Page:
St. Nicholas drops gifts in students’ shoes
Santa Clause has already been to Wimbish World Language Academy. Actually, it was St. Nicholas, a German version of Santa.
Wimbish is using the holiday season to teach and expose students to different cultures. With so many different holiday traditions celebrated worldwide, there are endless opportunities to learn.
“I’m excited for our students to learn about the way other cultures celebrate because that’s our purpose at this school,” said Elizabeth Velasco, the school’s community outreach liaison.
Last week, the school embraced the German tradition of Saint Nicholas Day for the very first time. In the German tradition, kids leave their shoes out in the foyer on the night of Saint Nicholas Eve (Dec. 5) in hopes that Saint Nicholas will leave behind treats, coins or other little gifts in their shoes.
“Students are reading about these traditions, learning about the culture and getting to celebrate it in an authentic way,” said Kailey Corpman, a dual language specialist at Wimbish.
To celebrate the German tradition authentically, Wimbish students left a shoe – or a drawing of their shoe – out in the hallway on Saint Nicholas Day (Dec. 6) with no idea what to expect.
When they went to get their shoes later on, their faces lit up as they realized that Saint Nicholas had indeed paid a visit.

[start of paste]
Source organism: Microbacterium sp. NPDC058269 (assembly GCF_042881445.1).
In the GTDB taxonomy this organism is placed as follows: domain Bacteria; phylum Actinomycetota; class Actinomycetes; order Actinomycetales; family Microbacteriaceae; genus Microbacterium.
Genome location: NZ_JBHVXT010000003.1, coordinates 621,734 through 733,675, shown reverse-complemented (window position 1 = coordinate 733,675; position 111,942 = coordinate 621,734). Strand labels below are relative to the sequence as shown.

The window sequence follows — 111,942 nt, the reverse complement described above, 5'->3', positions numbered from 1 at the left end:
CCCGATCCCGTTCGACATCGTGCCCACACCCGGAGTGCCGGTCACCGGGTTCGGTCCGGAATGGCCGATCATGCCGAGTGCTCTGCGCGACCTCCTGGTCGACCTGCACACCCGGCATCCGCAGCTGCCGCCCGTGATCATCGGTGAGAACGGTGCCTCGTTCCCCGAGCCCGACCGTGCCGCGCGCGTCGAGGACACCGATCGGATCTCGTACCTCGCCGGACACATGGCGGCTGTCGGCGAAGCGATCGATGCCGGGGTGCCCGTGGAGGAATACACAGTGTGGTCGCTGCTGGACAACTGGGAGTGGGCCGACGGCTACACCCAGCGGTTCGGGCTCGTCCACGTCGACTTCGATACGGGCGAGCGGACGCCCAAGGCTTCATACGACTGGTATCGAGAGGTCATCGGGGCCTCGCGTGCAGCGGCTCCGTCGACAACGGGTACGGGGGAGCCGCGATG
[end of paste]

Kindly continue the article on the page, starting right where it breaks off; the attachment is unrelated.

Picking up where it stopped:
A piece of candy, a new pencil and a Wolf Buck to use at the school store were waiting for them in each shoe.
Celebrating the German tradition is personal for Wimbish teaching assistant Johanna Voigt, who is German and grew up celebrating Saint Nicholas Day.
“My son and I have always given his teachers their gifts on Saint Nicholas Day to promote it in school,” Voigt said. “I was so excited when I heard that we were doing this this year. I love that Wimbish has incorporated this for all the kids.”
Celebrating different traditions has been a great way to connect students with the cultural roots of some of their peers and educators – like Voigt – and of people they’ve never met across the world. But it’s not just educational. It’s fun, too.
“It’s fun because we learn about other cultures,” said second grader Adah Ramos. “Every day is something different.”
Velasco says that’s exactly the goal.
“We not only teach the language, we teach the culture.”
Learn more about Wimbish World Language Academy.